- Less than half of teachers can afford to pay an unexpected expense outright. Teachers are making similar lifestyle and spending changes to the wider British population in response to cost-of-living pressures on their finances.
- Cost-of-living pressures have amplified existing recruitment and retention challenges in schools.
- The overwhelming majority of schools are struggling to recruit TAs and other support staff. Among schools who had to recruit staff into these roles over the last 12-months, 90 per cent of special schools, 80 per cent of primaries and 75 per cent of secondaries report difficulties recruiting other support staff. Large numbers of TA and other support staff vacancies remained vacant for more than two months, especially among special schools[ii].
- Among the senior leaders who recruited teaching staff in the last 12-months, nearly all (88 per cent) secondary schools report that teacher recruitment was difficult over the last year. Only a fifth of secondary schools who tried to recruit teachers managed to fill their vacancies within two months.
- A substantial proportion of primary and special school senior leaders also reported facing difficulties recruiting teachers, albeit lower than in the secondary sector (59 per cent of primary and 77 per cent of special senior leaders).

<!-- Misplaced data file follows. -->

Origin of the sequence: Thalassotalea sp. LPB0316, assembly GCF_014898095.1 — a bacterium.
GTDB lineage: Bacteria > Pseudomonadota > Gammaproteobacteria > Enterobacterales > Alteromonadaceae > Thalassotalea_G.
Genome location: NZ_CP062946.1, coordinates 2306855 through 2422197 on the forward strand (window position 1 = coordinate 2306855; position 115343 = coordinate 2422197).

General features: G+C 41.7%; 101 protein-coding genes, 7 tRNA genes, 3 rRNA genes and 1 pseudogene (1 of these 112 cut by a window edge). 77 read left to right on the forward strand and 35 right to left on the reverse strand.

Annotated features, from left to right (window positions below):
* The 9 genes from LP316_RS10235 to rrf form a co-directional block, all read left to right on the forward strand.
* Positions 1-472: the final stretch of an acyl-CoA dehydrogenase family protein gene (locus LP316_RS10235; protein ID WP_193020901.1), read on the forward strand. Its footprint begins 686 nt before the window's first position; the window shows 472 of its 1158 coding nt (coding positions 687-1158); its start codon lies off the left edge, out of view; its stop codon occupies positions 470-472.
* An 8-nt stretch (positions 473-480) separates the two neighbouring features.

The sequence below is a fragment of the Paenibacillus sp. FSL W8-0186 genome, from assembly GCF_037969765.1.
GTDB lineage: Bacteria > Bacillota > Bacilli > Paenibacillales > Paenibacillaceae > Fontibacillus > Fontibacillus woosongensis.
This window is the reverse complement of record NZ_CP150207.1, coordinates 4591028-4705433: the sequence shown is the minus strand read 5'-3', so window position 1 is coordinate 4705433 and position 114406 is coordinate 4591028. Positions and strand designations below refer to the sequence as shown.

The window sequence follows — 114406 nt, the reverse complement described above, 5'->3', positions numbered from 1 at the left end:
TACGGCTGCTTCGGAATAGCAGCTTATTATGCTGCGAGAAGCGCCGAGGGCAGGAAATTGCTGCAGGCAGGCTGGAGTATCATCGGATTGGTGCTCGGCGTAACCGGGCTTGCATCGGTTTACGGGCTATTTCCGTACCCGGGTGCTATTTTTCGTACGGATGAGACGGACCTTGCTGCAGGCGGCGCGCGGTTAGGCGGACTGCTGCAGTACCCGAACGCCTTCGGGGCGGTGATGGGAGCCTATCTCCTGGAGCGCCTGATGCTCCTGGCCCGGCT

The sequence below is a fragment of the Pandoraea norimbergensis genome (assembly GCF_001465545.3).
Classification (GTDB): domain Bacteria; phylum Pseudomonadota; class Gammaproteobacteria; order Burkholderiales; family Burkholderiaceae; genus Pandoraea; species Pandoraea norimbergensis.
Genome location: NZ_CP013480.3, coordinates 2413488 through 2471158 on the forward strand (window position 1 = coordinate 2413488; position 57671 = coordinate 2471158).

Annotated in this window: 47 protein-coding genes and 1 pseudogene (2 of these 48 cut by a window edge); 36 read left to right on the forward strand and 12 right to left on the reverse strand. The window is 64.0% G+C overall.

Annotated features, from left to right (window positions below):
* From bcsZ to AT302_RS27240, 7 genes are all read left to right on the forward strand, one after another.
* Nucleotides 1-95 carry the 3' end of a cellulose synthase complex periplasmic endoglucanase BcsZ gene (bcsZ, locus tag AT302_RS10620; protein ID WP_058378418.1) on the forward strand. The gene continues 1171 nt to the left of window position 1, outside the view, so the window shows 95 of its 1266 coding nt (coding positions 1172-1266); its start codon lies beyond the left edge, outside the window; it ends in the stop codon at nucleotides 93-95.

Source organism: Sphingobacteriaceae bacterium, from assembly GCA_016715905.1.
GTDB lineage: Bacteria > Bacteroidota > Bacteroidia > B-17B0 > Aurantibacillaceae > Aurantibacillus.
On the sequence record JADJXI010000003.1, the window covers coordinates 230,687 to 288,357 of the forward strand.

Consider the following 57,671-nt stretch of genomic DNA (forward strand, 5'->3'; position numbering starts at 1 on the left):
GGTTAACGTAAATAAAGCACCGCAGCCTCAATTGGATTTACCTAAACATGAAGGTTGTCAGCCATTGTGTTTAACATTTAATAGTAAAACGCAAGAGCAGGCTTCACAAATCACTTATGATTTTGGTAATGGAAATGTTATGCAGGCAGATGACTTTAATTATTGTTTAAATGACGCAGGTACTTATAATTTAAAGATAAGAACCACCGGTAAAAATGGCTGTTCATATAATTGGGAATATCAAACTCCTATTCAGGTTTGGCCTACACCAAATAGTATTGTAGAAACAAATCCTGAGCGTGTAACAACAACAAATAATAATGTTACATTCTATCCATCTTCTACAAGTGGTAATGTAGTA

- Half of schools across all settings are struggling to recruit teachers with the required specialist skills and experience. Similarly, around three-quarters of schools are unable to recruit TAs with the required specialist skills and expertise.
The report makes the following key recommendation:
The Government should prioritise the refresh of the teacher recruitment and retention strategy and extend its scope. A wider education workforce strategy is needed that has a long-term focus, and includes teaching assistants, school support staff and tutors as well as teachers and leaders. For wider support staff, this should include looking at whether pay is competitive enough to attract and retain sufficient high-quality staff.
This paper looks at the impact of the cost-of-living on school workforce. It is the final in a series of three cost-of-living reports that have been published in September. The first looked at the impact on pupils and families and the second focused on the impact on school provision resulting from cost-of-living pressures.
[i] NFER collected data via an online survey sent to all state-funded mainstream primary and secondary schools and all special schools in England in April and May 2023. We received responses from 1354 senior leaders and 1317 teachers in mainstream schools as well as 87 senior leaders and 41 teachers in special schools. Mainstream surveys are weighted to be nationally representative of schools in England. Special school surveys are not weighted due to the relatively small response rate achieved.
[ii] For example, among the schools recruiting for TAs over the last 12-months, only seven per cent of special schools, 23 per cent of secondaries and 45 per cent of primaries report filling all TA vacancies within two months.